Asthma Management App
Timeline: Nov 2018, 2 weeks
Deliverables: Android app prototype
Team: Solo, with mentor guidance
Role: UX/UI Designer
Tools: Sketch App, Illustrator, InVision
Aria is Google’s up-and-coming project that targets those living with asthma. The product aggregates information about the user’s condition through a wearable patch and other Google services. Our mission is to create an app for managing asthma that adheres to Google’s design principles.
This is a speculative project, and I am not affiliated with Google.
To design an app that follows Android design patterns
To follow Google’s most recent Material Design guidelines
To make managing and monitoring asthma a seamless experience for users
Goal: To research the industry, competitors, and target users
Process: Market Research / Competitive Analysis / Contextual Inquiry Interviews
Being somebody who doesn’t have asthma herself, my first priority was gaining an understanding about the subject matter. I sought facts for various questions: What is asthma? What is the demographic like? How is the current market for asthma management apps? I was surprised to learn that despite asthma being a prevalent chronic disorder that’s increasing in numbers every year, the usage of current management apps has always been low. Consequently, a challenge moving forward would be to identify how Google Aria can differentiate from existing solutions and encourage consistent usage.
To determine how Aria can compete against current asthma management solutions, I searched for direct and indirect competitors and then conducted online research about what they had to offer. This allowed me to compare strengths and weaknesses of various products, ranging from wearable devices to mobile apps. The main takeaways from the competitive analysis was learning which features were expected from asthma management tools and why the products may have low usage. Each product’s strengths couldn’t outweigh its main weakness, which was either requiring users to have professional knowledge or lacking automation of data input. Therefore, Aria must be a product that is accessible to the everyday user and includes automated processes that make for a more intuitive and usable app.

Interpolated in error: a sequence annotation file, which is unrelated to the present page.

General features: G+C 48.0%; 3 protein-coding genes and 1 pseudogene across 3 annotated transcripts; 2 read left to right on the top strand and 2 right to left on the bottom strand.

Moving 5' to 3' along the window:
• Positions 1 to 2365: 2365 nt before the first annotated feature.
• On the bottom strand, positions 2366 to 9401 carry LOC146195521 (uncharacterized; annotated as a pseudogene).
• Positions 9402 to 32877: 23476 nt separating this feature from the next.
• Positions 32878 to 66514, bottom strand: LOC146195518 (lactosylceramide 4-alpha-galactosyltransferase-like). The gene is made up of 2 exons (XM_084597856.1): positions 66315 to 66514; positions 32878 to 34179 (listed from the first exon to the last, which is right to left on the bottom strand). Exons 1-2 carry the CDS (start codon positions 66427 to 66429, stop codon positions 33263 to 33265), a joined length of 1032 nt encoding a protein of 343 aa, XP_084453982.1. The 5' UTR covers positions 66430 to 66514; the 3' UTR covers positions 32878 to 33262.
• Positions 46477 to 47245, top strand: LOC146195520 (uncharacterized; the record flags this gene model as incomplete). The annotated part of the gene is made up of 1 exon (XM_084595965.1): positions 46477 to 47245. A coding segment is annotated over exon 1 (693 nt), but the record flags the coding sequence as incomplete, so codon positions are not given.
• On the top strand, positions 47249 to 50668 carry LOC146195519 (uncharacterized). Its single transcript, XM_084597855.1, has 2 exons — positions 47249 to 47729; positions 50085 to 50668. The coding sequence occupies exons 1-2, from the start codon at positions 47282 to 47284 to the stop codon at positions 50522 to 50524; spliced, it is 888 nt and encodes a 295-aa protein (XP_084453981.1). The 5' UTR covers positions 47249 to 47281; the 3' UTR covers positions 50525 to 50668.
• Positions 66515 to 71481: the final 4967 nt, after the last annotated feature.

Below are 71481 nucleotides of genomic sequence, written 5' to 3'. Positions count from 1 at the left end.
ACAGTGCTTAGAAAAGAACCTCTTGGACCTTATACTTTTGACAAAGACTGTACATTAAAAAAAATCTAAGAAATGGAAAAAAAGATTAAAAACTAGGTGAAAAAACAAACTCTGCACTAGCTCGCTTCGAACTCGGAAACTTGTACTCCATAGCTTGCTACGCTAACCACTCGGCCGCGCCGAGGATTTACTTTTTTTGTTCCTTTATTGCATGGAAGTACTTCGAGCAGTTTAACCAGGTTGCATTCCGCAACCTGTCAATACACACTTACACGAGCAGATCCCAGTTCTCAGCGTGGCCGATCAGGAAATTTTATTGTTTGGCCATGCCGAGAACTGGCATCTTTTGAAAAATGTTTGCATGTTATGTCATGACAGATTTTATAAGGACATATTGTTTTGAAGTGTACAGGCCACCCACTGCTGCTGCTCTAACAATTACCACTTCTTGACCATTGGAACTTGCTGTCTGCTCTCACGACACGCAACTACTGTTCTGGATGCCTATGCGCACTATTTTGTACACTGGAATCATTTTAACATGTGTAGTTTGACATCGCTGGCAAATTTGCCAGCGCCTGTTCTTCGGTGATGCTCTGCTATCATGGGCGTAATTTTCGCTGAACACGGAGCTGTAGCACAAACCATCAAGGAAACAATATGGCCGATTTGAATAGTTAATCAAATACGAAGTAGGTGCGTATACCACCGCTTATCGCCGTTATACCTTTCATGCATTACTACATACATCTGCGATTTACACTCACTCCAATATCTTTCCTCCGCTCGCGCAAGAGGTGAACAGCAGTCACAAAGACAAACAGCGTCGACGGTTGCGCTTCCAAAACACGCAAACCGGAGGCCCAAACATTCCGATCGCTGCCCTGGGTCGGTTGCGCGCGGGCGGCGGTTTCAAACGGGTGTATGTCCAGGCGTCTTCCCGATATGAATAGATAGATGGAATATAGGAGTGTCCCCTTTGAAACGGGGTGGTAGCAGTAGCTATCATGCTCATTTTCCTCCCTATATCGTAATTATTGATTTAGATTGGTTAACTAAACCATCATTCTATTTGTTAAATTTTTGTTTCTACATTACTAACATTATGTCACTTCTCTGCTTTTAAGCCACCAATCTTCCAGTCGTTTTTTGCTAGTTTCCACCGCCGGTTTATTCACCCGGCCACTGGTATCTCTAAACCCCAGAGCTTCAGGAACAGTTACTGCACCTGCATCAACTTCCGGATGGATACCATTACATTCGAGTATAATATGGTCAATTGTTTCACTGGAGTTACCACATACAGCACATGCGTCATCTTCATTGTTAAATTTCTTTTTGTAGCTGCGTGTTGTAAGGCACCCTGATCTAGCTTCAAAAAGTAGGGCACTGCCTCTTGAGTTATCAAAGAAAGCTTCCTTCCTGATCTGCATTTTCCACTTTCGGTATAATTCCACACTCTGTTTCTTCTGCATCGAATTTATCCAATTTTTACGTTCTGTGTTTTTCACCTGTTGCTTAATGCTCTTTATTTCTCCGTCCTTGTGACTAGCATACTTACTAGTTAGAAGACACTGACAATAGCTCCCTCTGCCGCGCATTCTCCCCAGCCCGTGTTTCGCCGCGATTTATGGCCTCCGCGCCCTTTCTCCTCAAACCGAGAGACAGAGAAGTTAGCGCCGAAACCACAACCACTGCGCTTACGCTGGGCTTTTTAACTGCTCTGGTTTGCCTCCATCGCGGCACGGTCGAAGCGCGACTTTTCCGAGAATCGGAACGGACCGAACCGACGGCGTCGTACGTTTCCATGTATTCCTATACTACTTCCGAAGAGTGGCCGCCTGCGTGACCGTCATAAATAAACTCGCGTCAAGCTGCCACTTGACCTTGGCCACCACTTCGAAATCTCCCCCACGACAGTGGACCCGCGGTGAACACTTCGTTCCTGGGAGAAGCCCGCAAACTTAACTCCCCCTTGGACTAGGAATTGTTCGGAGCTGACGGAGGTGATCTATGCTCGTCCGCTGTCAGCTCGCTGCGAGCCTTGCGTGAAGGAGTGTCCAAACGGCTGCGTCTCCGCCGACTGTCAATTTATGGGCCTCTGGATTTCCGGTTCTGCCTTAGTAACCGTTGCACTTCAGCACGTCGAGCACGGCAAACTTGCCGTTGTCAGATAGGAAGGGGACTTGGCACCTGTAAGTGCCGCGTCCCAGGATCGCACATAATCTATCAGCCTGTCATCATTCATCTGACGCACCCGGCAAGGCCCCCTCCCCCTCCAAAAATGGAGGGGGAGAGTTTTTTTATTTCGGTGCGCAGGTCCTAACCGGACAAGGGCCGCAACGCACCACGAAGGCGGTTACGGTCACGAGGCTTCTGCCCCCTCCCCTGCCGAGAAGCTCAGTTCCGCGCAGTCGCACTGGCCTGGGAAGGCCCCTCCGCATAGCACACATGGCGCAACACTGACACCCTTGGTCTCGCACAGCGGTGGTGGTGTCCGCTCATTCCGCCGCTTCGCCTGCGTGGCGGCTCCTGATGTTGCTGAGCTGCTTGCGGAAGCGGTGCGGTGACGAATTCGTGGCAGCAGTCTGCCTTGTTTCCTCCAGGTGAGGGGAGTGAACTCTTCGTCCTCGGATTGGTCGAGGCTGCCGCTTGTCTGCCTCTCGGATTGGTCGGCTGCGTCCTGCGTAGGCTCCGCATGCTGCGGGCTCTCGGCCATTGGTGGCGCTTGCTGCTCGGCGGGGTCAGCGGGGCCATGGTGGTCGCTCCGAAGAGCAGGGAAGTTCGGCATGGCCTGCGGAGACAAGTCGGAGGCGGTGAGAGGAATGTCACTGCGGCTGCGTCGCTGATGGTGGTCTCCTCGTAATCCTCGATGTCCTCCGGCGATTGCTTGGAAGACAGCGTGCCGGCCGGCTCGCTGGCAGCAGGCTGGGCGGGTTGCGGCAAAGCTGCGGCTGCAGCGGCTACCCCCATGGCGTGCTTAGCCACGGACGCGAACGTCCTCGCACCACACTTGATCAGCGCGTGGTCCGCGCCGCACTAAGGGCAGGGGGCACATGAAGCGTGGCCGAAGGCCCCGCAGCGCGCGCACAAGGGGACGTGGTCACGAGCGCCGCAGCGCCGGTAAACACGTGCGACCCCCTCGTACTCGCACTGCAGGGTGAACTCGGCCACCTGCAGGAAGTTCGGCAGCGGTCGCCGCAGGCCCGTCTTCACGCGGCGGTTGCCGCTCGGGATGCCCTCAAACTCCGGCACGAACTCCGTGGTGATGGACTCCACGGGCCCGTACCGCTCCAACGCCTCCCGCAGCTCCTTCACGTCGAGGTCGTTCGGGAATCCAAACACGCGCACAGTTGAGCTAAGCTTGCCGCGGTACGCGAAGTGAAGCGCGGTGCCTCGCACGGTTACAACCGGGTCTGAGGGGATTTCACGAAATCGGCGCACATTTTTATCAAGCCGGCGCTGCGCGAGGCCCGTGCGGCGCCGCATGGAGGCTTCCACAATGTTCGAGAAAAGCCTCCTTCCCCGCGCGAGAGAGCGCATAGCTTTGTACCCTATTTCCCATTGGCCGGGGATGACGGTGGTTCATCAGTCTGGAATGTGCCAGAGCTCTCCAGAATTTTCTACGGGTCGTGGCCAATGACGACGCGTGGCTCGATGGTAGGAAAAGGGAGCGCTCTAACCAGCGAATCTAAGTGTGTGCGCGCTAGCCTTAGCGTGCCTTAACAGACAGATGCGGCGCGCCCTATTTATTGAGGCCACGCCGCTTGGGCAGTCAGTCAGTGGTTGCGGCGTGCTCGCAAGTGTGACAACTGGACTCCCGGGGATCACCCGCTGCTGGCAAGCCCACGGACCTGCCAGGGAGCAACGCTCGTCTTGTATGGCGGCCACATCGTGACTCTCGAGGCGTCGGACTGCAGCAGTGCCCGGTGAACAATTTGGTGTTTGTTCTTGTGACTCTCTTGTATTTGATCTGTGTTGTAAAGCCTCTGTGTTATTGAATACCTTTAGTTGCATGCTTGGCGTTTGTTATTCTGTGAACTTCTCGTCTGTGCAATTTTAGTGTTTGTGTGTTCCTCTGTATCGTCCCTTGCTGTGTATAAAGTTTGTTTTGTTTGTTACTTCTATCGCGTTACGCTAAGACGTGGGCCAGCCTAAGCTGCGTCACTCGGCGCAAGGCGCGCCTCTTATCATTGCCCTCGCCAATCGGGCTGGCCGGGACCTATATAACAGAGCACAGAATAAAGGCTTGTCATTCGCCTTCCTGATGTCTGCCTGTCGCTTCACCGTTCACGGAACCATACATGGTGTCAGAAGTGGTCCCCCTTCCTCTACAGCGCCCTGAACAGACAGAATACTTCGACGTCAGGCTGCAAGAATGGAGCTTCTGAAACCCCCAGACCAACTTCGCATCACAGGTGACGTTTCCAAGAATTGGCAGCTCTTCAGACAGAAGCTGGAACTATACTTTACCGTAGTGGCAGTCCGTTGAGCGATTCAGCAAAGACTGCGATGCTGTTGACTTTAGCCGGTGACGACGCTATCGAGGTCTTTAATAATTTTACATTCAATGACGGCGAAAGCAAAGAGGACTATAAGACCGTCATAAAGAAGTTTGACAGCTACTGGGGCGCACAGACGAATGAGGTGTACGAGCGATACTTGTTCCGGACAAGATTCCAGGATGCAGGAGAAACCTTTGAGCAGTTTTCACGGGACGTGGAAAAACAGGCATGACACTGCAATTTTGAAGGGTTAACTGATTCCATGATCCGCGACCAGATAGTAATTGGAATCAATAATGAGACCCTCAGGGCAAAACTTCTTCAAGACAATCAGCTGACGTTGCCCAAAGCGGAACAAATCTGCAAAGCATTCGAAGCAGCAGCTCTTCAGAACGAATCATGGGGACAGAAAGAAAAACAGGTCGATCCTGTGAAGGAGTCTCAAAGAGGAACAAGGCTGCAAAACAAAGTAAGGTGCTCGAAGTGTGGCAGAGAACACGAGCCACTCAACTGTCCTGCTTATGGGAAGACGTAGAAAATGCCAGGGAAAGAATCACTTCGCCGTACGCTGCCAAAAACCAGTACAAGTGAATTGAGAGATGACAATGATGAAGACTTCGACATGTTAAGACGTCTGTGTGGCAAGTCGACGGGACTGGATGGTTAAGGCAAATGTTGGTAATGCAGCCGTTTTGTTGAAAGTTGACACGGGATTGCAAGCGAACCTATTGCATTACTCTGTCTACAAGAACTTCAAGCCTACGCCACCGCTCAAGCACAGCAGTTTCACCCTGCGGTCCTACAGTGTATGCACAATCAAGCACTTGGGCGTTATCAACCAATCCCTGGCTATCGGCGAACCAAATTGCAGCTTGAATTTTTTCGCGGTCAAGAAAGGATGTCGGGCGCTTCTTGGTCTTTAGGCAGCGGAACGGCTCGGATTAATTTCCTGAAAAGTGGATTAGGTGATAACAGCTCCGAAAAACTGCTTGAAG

Contextual Inquiry Interviews.
After gaining a general understanding about the subject matter, I needed to learn more about how people live with and manage asthma. To do so I conducted contextual inquiry interviews with 7 asthmatics about their experiences living with asthma and managing asthma. By the end, I was able to better understand the role that asthma plays in people’s lives and who the target users of Google Aria are.
Number of Participants: 7
Gender: 6 male / 1 female
Age: 18-45 years old
Goal: To define the target user and understand their needs
Process: Empathy Map / Persona / POV Statements + HMW Questions
After gathering primary research data, I built an empathy map to synthesize the data into insights about the user needs. A main point was that most participants have controlled asthma and experience symptoms rarely. However, the empathy map findings indicate that it’s still a priority for them to take certain precautions, which translate into the user needs of Aria’s target user.
To represent the data synthesized from the empathy map, I created the persona “Allen.” By giving context and personality to the research data, we can better empathize with the target user throughout the design process. It’s important to realize here that Allen represents a specific target user group of Aria but most likely doesn’t include all target user groups. For example, future iterations of Aria might want to research those with more severe asthma, children with asthma, or even caretakers of asthmatics. Due to time constraints, I decided to focus on the target user group that I collected the most primary data about.